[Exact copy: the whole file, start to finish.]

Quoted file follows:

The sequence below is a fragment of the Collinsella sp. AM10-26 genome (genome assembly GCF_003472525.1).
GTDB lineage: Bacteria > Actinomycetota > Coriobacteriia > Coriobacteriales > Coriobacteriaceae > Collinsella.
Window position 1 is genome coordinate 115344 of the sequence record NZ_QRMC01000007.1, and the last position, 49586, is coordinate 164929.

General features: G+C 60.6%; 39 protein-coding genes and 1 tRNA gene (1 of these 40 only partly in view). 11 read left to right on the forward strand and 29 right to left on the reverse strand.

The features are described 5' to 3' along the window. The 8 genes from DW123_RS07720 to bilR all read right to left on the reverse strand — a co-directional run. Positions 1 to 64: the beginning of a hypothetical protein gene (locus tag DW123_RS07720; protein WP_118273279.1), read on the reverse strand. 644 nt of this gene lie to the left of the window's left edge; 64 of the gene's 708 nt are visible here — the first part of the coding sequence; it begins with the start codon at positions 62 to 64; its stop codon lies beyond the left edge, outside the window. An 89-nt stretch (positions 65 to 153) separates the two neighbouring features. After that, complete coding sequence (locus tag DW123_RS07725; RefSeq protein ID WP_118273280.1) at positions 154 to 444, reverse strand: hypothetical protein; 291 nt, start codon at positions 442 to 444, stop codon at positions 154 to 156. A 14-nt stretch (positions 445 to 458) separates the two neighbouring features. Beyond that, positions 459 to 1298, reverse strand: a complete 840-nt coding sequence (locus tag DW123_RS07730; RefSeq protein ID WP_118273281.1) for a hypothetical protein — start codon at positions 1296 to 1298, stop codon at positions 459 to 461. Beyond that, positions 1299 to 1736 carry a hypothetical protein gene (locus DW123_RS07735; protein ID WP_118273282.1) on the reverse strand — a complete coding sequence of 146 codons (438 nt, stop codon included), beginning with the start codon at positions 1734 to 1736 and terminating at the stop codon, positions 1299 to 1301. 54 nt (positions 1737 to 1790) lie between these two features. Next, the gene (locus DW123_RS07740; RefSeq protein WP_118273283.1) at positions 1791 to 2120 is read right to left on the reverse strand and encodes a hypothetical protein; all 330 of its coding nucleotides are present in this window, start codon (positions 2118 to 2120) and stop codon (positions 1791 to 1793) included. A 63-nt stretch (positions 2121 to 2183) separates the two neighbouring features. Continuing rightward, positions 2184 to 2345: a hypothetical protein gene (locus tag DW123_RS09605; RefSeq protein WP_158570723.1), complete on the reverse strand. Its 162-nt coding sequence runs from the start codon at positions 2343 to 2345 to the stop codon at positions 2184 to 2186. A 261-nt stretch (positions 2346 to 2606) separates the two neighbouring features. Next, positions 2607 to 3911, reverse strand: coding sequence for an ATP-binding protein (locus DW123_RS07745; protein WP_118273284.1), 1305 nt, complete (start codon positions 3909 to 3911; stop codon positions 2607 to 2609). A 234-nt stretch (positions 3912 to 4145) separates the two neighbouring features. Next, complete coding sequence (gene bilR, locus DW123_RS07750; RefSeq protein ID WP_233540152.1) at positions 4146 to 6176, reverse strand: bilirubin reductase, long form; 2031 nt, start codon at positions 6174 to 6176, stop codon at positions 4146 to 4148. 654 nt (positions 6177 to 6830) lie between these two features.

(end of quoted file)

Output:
The sequence below is a fragment of the Collinsella sp. AM10-26 genome (genome assembly GCF_003472525.1).
GTDB lineage: Bacteria > Actinomycetota > Coriobacteriia > Coriobacteriales > Coriobacteriaceae > Collinsella.
Window position 1 is genome coordinate 115344 of the sequence record NZ_QRMC01000007.1, and the last position, 49586, is coordinate 164929.

General features: G+C 60.6%; 39 protein-coding genes and 1 tRNA gene (1 of these 40 only partly in view). 11 read left to right on the forward strand and 29 right to left on the reverse strand.

The features are described 5' to 3' along the window. The 8 genes from DW123_RS07720 to bilR all read right to left on the reverse strand — a co-directional run. Positions 1 to 64: the beginning of a hypothetical protein gene (locus tag DW123_RS07720; protein WP_118273279.1), read on the reverse strand. 644 nt of this gene lie to the left of the window's left edge; 64 of the gene's 708 nt are visible here — the first part of the coding sequence; it begins with the start codon at positions 62 to 64; its stop codon lies beyond the left edge, outside the window. An 89-nt stretch (positions 65 to 153) separates the two neighbouring features. After that, complete coding sequence (locus tag DW123_RS07725; RefSeq protein ID WP_118273280.1) at positions 154 to 444, reverse strand: hypothetical protein; 291 nt, start codon at positions 442 to 444, stop codon at positions 154 to 156. A 14-nt stretch (positions 445 to 458) separates the two neighbouring features. Beyond that, positions 459 to 1298, reverse strand: a complete 840-nt coding sequence (locus tag DW123_RS07730; RefSeq protein ID WP_118273281.1) for a hypothetical protein — start codon at positions 1296 to 1298, stop codon at positions 459 to 461. Beyond that, positions 1299 to 1736 carry a hypothetical protein gene (locus DW123_RS07735; protein ID WP_118273282.1) on the reverse strand — a complete coding sequence of 146 codons (438 nt, stop codon included), beginning with the start codon at positions 1734 to 1736 and terminating at the stop codon, positions 1299 to 1301. 54 nt (positions 1737 to 1790) lie between these two features. Next, the gene (locus DW123_RS07740; RefSeq protein WP_118273283.1) at positions 1791 to 2120 is read right to left on the reverse strand and encodes a hypothetical protein; all 330 of its coding nucleotides are present in this window, start codon (positions 2118 to 2120) and stop codon (positions 1791 to 1793) included. A 63-nt stretch (positions 2121 to 2183) separates the two neighbouring features. Continuing rightward, positions 2184 to 2345: a hypothetical protein gene (locus tag DW123_RS09605; RefSeq protein WP_158570723.1), complete on the reverse strand. Its 162-nt coding sequence runs from the start codon at positions 2343 to 2345 to the stop codon at positions 2184 to 2186. A 261-nt stretch (positions 2346 to 2606) separates the two neighbouring features. Next, positions 2607 to 3911, reverse strand: coding sequence for an ATP-binding protein (locus DW123_RS07745; protein WP_118273284.1), 1305 nt, complete (start codon positions 3909 to 3911; stop codon positions 2607 to 2609). A 234-nt stretch (positions 3912 to 4145) separates the two neighbouring features. Next, complete coding sequence (gene bilR, locus DW123_RS07750; RefSeq protein ID WP_233540152.1) at positions 4146 to 6176, reverse strand: bilirubin reductase, long form; 2031 nt, start codon at positions 6174 to 6176, stop codon at positions 4146 to 4148. 654 nt (positions 6177 to 6830) lie between these two features.